Orientalizing the Egyptian Uprising, in Jaddaliya

Posted on July 1, 2011


I missed this great essay the first time it was published in April, but its definitely worth reading:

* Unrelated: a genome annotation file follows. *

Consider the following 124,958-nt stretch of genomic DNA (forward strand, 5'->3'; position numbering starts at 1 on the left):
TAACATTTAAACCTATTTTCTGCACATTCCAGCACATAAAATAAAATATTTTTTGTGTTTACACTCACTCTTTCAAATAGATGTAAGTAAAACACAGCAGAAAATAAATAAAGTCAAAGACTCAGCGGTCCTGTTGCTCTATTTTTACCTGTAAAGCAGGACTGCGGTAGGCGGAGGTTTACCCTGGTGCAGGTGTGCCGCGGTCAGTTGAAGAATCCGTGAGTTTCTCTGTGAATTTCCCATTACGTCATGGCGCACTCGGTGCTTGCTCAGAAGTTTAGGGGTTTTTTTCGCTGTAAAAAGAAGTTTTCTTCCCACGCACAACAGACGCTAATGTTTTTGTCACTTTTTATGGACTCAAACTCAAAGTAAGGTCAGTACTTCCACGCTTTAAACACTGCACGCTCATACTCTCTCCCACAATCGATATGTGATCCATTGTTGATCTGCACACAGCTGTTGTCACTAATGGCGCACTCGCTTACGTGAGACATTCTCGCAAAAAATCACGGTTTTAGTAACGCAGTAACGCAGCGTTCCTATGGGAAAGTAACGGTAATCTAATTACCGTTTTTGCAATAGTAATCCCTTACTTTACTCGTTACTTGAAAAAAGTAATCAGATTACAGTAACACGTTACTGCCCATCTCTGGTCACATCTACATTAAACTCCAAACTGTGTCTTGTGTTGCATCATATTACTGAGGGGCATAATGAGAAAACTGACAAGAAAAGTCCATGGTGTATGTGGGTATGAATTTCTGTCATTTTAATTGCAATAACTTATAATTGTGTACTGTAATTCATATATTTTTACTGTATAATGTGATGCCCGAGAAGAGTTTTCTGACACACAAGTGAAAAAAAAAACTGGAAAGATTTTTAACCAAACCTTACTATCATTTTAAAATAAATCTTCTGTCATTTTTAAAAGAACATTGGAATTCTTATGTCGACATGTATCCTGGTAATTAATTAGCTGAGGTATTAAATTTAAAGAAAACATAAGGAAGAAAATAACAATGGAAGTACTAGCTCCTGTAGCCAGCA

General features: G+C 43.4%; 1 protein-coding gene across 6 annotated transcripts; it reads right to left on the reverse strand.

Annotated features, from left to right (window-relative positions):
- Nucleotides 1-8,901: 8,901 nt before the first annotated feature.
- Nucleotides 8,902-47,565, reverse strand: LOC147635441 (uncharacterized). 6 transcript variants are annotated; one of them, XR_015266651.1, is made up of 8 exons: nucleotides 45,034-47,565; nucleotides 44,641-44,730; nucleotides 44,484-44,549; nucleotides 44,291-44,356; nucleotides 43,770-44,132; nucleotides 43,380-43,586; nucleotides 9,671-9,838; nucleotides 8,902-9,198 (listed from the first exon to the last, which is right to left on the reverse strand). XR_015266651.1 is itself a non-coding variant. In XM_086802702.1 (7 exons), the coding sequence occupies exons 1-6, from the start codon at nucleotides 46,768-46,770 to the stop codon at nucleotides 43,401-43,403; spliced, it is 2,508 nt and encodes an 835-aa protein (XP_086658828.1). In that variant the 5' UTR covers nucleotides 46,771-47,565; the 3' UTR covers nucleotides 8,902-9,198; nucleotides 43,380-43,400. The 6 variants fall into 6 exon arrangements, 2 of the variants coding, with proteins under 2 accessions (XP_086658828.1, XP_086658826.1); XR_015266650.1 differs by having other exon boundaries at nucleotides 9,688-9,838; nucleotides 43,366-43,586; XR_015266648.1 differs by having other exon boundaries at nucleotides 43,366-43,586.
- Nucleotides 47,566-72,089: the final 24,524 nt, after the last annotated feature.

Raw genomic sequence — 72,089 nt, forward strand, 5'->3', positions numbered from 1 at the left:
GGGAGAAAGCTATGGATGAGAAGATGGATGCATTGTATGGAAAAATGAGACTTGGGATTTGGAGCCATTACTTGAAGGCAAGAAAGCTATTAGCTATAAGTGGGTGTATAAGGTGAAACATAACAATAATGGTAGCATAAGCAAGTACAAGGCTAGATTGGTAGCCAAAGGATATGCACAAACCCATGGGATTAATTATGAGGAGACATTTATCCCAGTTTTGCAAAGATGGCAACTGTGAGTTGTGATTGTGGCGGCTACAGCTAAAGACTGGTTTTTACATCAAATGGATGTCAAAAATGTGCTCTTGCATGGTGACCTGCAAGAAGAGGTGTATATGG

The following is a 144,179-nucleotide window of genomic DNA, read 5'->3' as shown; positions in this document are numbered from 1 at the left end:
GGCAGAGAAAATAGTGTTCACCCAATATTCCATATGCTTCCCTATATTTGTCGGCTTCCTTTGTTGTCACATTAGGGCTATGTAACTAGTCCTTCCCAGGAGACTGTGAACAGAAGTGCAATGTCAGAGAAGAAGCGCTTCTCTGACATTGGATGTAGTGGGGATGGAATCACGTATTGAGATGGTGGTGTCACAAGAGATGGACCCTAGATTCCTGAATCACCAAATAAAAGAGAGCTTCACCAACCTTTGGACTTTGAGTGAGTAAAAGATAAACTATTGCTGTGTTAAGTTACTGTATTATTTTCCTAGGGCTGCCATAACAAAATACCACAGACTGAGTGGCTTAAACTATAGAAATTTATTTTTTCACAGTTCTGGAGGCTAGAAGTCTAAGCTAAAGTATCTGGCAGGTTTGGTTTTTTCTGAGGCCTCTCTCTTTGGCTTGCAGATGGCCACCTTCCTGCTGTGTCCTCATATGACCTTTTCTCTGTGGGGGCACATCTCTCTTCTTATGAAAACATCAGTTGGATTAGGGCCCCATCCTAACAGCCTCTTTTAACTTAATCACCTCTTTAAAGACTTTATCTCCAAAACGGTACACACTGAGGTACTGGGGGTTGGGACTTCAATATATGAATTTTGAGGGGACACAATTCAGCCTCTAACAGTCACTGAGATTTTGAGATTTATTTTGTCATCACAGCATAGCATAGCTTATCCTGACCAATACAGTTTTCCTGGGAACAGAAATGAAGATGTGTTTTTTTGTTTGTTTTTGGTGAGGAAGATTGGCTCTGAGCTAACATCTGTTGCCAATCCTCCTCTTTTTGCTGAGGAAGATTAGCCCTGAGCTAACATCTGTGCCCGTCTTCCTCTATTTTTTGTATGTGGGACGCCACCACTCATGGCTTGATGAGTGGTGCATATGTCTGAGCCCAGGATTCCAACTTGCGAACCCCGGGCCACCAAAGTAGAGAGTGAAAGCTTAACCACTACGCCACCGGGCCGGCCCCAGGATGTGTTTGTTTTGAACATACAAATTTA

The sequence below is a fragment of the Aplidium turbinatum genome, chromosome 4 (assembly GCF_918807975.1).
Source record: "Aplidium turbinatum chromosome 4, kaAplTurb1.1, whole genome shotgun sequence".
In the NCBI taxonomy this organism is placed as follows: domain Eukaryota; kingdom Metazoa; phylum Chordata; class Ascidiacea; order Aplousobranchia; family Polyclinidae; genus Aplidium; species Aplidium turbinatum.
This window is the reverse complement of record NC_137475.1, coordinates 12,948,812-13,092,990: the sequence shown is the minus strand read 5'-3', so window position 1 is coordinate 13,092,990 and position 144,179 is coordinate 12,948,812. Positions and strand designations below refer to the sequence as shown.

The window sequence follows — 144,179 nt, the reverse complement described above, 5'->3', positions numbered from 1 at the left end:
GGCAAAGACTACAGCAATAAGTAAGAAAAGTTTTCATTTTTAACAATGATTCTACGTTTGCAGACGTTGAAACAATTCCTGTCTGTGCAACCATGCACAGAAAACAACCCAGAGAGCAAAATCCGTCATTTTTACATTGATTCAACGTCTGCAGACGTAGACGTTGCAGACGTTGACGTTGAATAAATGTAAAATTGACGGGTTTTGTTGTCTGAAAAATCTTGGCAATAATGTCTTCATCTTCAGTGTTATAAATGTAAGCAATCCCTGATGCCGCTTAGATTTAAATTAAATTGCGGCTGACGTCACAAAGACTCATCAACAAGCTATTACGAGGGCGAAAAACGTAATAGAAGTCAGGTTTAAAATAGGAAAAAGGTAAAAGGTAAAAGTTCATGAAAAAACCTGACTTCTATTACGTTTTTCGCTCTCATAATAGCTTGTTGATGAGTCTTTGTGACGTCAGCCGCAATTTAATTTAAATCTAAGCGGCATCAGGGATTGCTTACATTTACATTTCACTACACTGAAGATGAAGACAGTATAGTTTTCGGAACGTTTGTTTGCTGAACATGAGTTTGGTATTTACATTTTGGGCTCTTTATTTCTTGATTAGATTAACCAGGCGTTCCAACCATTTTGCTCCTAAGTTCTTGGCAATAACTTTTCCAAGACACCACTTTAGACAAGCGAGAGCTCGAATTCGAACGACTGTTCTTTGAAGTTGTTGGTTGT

[…]In the case of Egypt, the recent uprising is constructed as a youth, non-violent revolution in which social media (especially facebook and twitter) are champions. The underlying message here is that it these “middle-class” educated youth (read: modern) are not “terrorists,” they hold the same values as “us” (the democratic West), and finally use the same tools (facebook and twitter) that “we” invented and use in our daily-lives. They are just like “us” and hence they deserve celebration. These constructions are clear from a quick look the CNN, Time, Vanity Fair and others representations of the so-called leaders or icons of this revolution. They are all middle (upper) class Egyptians under the age of thirty. Most of them have one or more connection to the West, either by virtue of education (Time’s cover feature of seven “youth,” included three students from the American University in Cairo), work (e.g. Wael Ghoneim, sales manager at Google), or training. According to the BBC, Dr Gene Sharp –the author of “Non-Violent Revolution Rulebook” is “the man now credited with the strategy behind the toppling of the Egyptian government” through activists “trained in Sharp’s work.” This same profile of young people similarly monopolized television talk-shows in Egypt. And while many of these individuals did take part in the uprising –in different capacities – their status icons of the “revolution” in when the majority of the Egyptian population and those who participated in the uprising are of the subaltern classes is both disturbing and telling. This majority of people who have never heard of Dr. Sharp or Freedom House, never studied at AUC, or worked for Google. More profoundly, they are antagonistic about “Western” influence and presence in Egypt. Thus the class composition of dissent has been cloaked by a new imaginary homogenous construct called “youth.” In this construct, the media and academic analysts lump together the contradictory and often conflictual interests of ‘yuppies’ (young, urban, professionals of the aforementioned connections and backgrounds) with those of the unemployed, who live under the poverty line in rural areas and slum-areas. Under this banner of “youth” the “yuppies” and upper middle-class young people are portrayed as the quintessential representative of this uprising.[…]

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